Europe has warmed twice as much as the rest of the world in the last 30 years

Europe has warmed more than twice as much as the rest of the world over the past three decades and has experienced the largest rise in temperature of any continent, a report by the World Meteorological Organization (WMO) shows.

he report on the state of the climate in Europe follows a summer of extremes. A record-breaking heatwave scorched Britain, Ireland had its hottest temperature in 135 years, Alpine glaciers were disappearing at an unprecedented rate and a prolonged marine heatwave warmed the Mediterranean.

“Europe presents a vivid picture of a warming world and reminds us that even well-prepared societies are not safe from the effects of extreme weather events,” WMO Secretary-General Petteri Taalas said in a statement.

From 1991 to 2021, temperatures across Europe warmed by an average of 0.5°C per decade, the report says, while the global average was 0.2°C. Last year, extreme weather events made worse by climate change – mainly floods and storms – caused €50 billion in damage across Europe.

The reason the continent is warming faster than other continents has to do with the fact that much of it lies in the subarctic and arctic — the fastest-warming region on Earth — as well as changes in climate feedbacks, scientists said.

Fewer clouds over Europe in the summer have meant more sunlight and warmth are now reaching the country, said Freja Vamborg, senior scientist at the Copernicus Climate Change Service.

Some scientists have dubbed Europe a “heatwave hotspot” because the number of heatwaves has increased faster than other regions due to changes in atmospheric circulation.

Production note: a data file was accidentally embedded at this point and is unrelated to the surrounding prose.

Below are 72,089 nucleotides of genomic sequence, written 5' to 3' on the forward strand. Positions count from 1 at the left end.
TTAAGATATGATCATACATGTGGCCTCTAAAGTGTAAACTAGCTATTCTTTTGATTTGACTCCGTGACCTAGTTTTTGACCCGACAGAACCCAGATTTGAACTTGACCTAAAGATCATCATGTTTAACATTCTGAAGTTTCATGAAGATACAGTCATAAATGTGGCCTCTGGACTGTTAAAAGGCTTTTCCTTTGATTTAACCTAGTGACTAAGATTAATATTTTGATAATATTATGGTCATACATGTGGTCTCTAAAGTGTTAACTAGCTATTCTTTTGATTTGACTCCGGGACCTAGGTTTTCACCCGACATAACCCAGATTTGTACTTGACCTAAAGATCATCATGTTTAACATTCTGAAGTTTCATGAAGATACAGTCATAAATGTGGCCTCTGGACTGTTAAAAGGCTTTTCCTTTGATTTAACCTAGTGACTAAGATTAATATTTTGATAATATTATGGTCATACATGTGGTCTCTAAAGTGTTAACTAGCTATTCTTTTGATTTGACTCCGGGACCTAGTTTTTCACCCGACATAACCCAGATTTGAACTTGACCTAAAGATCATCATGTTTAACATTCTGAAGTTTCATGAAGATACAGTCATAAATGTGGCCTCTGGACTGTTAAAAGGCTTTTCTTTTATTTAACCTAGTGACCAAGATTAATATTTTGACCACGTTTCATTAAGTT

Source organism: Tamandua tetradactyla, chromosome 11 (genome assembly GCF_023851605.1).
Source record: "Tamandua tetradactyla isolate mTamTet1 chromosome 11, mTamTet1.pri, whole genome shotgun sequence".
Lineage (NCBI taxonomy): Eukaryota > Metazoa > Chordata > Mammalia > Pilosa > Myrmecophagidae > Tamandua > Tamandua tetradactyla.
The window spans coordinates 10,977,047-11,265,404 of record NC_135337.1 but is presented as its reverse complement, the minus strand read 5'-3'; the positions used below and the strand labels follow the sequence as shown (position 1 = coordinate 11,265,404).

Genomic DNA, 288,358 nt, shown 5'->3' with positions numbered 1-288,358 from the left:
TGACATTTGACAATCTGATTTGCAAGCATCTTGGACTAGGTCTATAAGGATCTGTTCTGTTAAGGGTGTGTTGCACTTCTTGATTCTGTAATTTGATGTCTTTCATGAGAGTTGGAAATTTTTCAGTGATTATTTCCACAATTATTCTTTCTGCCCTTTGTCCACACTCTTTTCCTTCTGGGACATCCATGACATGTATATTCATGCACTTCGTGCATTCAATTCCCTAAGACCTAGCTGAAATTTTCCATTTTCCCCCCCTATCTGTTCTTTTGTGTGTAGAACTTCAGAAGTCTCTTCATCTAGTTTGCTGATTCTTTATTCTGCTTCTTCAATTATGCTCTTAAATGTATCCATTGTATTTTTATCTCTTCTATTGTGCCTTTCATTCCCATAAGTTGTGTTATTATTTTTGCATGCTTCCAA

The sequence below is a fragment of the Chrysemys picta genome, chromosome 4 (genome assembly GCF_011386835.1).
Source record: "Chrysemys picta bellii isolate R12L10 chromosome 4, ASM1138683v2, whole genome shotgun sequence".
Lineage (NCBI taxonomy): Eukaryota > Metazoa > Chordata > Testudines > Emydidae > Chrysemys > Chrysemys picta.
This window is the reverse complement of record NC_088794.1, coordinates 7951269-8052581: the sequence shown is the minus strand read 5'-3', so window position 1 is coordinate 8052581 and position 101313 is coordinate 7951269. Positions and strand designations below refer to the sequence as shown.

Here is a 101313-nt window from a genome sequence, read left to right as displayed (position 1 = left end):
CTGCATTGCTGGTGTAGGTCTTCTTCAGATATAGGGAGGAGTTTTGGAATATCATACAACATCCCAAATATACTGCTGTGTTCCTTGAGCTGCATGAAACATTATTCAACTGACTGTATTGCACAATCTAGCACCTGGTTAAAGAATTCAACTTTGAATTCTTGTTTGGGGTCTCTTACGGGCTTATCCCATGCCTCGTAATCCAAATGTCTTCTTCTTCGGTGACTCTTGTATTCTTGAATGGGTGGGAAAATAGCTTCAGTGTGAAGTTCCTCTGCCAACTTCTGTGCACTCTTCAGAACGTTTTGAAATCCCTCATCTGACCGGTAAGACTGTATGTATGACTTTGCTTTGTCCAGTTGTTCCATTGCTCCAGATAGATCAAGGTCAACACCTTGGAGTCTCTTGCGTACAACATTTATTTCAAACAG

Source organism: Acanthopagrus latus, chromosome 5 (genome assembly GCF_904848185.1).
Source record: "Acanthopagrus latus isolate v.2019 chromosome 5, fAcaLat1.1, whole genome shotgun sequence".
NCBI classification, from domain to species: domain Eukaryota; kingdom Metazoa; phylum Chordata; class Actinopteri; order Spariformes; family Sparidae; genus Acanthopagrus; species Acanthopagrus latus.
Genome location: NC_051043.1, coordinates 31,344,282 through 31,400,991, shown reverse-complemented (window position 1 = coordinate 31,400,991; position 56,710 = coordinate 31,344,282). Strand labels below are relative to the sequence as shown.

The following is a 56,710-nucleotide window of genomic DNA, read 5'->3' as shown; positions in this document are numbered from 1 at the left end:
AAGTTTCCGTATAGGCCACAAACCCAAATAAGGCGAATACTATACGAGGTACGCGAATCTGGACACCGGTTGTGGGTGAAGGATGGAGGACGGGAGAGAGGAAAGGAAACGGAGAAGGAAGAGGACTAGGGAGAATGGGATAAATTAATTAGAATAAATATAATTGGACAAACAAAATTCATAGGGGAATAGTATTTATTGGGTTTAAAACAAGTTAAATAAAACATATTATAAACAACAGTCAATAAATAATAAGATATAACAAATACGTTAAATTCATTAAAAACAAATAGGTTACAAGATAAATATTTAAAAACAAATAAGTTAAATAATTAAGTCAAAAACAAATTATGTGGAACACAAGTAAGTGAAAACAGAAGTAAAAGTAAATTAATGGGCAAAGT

Despite rising temperatures, the EU managed to cut greenhouse gas emissions by 31 percent between 1990 and 2020, the report says, and aims to cut emissions by 55 percent by 2030.

On Sunday, delegates will arrive in Egypt for COP27, the United Nations’ annual climate summit. Taoiseach Micheál Martin will attend the event in the resort of Sharm El Sheikh.

It is understood he will be accompanied by Secretary of State Simon Coveney.

Your presence will demonstrate Ireland’s commitment to meeting the Paris Agreement targets of reducing carbon emissions by 51 per cent within this decade and reaching net zero by 2050.

The two men will attend the summit in the first week of its deliberations, with Climate Secretary Eamon Ryan, leader of the Green Party, taking over in the second week when the negotiation phase begins.

Earlier this year the Government finally agreed a set of emissions reduction targets for each sector, with controversy over the 25 per cent set for agriculture, which is one of Ireland’s biggest producers of greenhouse gases.

In updated comments added to a government website yesterday, Mr Ryan said: “We have seen temperatures soar across Europe this summer and tens of thousands of people have been evacuated due to wildfires. The planet is clearly heating up fast and we need to act fast.” Europe has warmed twice as much as the rest of the world in the last 30 years

Fry Electronics Team

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